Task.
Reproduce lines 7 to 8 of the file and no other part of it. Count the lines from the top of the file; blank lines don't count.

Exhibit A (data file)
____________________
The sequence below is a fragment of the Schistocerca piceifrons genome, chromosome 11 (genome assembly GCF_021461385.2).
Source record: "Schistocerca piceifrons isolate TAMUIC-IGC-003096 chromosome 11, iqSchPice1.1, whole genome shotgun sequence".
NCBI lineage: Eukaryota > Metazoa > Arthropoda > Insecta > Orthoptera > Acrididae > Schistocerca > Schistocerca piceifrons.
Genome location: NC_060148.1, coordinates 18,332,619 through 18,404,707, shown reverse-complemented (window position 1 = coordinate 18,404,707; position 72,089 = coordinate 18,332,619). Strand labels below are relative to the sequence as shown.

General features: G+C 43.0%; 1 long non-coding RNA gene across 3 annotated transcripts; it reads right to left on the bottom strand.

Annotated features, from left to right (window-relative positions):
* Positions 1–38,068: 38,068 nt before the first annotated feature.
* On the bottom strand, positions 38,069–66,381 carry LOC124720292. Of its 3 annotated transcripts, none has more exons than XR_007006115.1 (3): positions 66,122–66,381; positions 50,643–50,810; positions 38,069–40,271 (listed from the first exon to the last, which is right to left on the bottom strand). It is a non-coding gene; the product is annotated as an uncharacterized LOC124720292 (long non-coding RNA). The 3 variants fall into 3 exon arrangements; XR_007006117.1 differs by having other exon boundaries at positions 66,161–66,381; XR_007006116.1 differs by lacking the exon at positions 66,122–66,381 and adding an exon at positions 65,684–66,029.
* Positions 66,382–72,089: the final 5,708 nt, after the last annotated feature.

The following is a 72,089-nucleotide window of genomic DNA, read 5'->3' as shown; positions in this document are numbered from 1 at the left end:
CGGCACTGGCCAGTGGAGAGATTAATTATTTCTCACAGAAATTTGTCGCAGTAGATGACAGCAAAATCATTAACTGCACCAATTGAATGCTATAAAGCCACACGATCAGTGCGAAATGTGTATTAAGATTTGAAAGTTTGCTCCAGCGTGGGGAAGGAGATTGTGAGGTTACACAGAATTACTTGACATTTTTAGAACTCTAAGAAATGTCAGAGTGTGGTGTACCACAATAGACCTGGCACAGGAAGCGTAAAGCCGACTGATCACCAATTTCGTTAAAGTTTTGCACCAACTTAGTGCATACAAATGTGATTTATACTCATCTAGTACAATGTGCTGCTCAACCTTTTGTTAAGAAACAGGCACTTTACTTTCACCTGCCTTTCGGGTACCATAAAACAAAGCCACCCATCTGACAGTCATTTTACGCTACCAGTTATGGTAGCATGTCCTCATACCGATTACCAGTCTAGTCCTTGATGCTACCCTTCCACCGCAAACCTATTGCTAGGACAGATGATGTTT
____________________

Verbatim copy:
* Positions 1–38,068: 38,068 nt before the first annotated feature.
* On the bottom strand, positions 38,069–66,381 carry LOC124720292. Of its 3 annotated transcripts, none has more exons than XR_007006115.1 (3): positions 66,122–66,381; positions 50,643–50,810; positions 38,069–40,271 (listed from the first exon to the last, which is right to left on the bottom strand). It is a non-coding gene; the product is annotated as an uncharacterized LOC124720292 (long non-coding RNA). The 3 variants fall into 3 exon arrangements; XR_007006117.1 differs by having other exon boundaries at positions 66,161–66,381; XR_007006116.1 differs by lacking the exon at positions 66,122–66,381 and adding an exon at positions 65,684–66,029.